Education

Felicity Huffman Is Guilty, but So Are University Shakedown Artists

Actress Felicity Huffman leaves the federal courthouse after being sentenced in connection with a nationwide college admissions cheating scheme in Boston, Mass., September 13, 2019. (Katherine Taylor/Reuters)
To clean up corruption in college admissions, we must target the institutional pay-to-play schemes hiding in plain sight.

Last week, actress Felicity Huffman was sentenced to 14 days in prison for her part in the “Varsity Blues” college-admissions scandal. Back in May, Huffman pleaded guilty to paying $15,000 to a fixer who would “correct her daughter’s answers on the SAT” and “secure an accommodation” so that her daughter had more time to take the test. In addition to the jail time, the former Desperate Housewives star was sentenced to a year of probation, a $30,000 fine, and 250 hours of community service. She has conceded that “there are no excuses or justifications for my actions. Period.” While there has been predictable online outrage that her punishment was too lenient, there’s no question about her guilt.

Meanwhile, as cheating parents and sleazy middlemen are prosecuted for their misdeeds, the campus mandarins who turn a blind eye to or even facilitate admissions corruption have been given a pass. The colleges lauded by Huffman’s indignant critics as custodians of educational opportunity have gotten off scot-free, despite routinely tracking, cultivating, and shaking down affluent donors with the implicit recognition that admission and the prestige that comes with it are what’s being sold.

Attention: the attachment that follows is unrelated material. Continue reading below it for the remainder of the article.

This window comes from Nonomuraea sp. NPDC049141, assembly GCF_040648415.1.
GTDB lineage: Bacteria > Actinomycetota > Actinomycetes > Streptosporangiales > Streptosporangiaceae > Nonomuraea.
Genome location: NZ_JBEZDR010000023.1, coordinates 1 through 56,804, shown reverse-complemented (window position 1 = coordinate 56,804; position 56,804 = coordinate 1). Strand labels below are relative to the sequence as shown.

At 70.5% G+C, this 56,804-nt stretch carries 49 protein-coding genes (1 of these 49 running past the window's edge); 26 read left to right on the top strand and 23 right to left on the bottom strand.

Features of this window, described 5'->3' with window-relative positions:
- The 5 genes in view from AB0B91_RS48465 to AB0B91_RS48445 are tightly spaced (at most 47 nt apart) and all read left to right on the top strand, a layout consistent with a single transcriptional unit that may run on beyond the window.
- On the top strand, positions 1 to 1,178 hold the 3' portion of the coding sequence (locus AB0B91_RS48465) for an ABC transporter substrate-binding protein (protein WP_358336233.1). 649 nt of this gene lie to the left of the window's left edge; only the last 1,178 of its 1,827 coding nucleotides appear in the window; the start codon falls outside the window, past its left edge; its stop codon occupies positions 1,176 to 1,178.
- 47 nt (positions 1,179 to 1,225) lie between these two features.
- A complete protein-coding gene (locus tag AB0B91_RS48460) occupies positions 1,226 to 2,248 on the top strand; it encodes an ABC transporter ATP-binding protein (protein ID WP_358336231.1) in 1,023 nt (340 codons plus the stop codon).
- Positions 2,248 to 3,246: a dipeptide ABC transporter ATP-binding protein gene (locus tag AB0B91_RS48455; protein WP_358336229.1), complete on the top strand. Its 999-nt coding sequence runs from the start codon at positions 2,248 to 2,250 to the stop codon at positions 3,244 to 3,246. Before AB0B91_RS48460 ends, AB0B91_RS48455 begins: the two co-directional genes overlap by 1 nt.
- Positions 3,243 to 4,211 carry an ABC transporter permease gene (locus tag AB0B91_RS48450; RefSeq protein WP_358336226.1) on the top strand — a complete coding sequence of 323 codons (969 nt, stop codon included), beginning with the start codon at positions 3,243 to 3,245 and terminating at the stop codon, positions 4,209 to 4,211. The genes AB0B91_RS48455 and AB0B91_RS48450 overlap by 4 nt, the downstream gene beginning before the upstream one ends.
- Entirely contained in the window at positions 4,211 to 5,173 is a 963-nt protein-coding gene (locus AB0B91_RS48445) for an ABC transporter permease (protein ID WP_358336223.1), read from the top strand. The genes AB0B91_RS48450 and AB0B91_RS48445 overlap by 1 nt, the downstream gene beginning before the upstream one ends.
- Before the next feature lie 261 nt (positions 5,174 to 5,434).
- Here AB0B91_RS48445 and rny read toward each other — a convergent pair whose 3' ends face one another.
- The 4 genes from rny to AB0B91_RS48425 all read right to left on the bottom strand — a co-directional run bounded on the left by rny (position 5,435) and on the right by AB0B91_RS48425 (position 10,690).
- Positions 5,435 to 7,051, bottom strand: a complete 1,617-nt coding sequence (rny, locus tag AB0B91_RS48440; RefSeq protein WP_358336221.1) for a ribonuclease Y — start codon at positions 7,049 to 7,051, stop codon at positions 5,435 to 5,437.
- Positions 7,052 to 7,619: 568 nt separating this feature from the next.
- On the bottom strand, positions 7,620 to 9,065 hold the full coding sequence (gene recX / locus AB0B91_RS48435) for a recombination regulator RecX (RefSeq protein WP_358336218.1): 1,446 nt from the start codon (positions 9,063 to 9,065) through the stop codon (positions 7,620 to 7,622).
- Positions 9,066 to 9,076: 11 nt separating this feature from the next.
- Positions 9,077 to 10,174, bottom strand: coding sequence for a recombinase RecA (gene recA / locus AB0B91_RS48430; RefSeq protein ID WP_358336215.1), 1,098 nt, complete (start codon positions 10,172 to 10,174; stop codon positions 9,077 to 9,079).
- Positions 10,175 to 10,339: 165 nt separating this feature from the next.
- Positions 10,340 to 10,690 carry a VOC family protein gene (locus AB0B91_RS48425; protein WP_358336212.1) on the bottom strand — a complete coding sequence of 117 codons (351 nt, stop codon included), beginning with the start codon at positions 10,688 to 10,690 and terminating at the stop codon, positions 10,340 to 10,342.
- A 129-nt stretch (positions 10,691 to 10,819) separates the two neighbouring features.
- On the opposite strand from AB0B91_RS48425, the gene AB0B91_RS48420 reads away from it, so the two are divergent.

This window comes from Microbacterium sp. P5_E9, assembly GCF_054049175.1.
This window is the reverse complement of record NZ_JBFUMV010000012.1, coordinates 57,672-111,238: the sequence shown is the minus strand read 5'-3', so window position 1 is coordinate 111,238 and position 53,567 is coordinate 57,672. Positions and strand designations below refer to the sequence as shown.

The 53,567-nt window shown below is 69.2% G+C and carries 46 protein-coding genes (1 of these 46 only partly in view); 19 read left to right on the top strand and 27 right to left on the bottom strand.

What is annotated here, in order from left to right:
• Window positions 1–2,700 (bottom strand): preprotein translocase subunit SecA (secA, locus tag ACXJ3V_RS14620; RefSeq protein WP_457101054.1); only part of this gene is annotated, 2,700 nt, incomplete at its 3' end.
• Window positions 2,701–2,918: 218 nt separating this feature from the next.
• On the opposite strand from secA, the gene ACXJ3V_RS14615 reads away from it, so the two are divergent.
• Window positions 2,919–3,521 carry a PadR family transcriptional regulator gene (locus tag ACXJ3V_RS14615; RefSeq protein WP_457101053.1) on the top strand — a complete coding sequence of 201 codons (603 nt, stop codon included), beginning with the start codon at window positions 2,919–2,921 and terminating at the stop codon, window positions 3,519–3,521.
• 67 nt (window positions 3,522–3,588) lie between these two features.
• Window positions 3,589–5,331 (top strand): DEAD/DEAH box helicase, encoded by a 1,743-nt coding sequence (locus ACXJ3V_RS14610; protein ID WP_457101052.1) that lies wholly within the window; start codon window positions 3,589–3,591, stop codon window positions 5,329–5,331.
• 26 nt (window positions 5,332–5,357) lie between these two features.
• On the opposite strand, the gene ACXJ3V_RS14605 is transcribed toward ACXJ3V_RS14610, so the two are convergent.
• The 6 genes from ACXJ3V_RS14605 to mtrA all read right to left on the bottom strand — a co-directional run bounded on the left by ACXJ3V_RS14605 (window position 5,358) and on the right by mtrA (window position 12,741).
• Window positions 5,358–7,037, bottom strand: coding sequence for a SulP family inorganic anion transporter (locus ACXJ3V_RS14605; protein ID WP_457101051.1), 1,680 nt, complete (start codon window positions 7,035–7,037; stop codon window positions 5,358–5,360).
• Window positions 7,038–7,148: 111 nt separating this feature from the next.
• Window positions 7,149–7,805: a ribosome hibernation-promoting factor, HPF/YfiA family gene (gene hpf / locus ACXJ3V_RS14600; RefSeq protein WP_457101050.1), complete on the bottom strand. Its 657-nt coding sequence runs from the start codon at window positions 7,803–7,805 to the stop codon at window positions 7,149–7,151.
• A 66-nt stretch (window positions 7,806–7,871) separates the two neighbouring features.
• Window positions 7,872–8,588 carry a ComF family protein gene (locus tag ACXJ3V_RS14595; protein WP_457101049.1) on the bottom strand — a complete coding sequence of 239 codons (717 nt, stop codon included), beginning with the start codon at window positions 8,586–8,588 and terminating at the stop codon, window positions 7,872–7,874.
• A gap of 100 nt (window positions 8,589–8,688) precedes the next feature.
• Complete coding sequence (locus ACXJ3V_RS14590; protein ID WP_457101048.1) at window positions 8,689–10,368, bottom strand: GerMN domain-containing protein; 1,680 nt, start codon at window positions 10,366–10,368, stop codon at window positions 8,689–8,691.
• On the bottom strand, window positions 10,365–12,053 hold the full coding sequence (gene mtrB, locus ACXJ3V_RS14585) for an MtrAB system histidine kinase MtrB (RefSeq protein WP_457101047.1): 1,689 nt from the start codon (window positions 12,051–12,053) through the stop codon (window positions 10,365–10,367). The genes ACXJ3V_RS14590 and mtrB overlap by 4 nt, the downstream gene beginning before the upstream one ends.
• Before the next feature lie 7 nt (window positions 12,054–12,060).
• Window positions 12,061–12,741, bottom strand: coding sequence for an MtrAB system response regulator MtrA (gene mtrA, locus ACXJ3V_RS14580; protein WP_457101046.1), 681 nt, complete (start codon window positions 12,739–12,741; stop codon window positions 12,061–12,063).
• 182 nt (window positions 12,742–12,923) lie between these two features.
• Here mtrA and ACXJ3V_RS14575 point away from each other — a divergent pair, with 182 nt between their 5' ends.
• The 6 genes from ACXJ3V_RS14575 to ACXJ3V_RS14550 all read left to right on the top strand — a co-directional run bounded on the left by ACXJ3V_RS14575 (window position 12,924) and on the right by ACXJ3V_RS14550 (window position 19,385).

Just last week, court records from the Varsity Blues scandal’s aftermath revealed some of the ways in which the University of Southern California offered preferences in the admissions process to students whose parents made substantial contributions. In an eye-opening account, the Wall Street Journal described the intricate, color-coded spreadsheets that USC used to track “special-interest applicants,” which were peppered with comments such as “‘given 2 million already,’ ‘1 mil pledge,’ ‘Previously donated $25k to Heritage Hall’ and ‘father is surgeon.’ ”

The ongoing lawsuit against Harvard University’s affirmative-action policies has similarly brought to light missives which show just how explicit the admissions hustle can be, even at the nation’s most respected institutions. In one 2013 email with the subject line “My Hero,” the former dean of the Harvard Kennedy School of Government, David Ellwood, thanked a colleague for help in admitting a set of students with very “special” qualifications. “Once again you have done wonders,” Ellwood wrote. “I am simply thrilled about the folks you were able to admit. . . . [Redacted] has already committed to a building.”

In another email from the Harvard suit, Associate Vice President for Alumni Affairs and Development Roger Cheever observed, in discussing the merits of another Harvard hopeful, that the student’s family had at one point given Harvard $8.7 million, but had proven “challenging” in recent years. “[Redacted] was a devoted [redacted] Chair and generous donor,” Cheever wrote, but “going forward, I don’t see a significant opportunity for further major gifts.” (“[Redacted] had an art collection which conceivably could come our way,” he noted, almost as an afterthought, coming off for all the world like Tony Soprano surveying the assets of a New Jersey sporting-goods store.)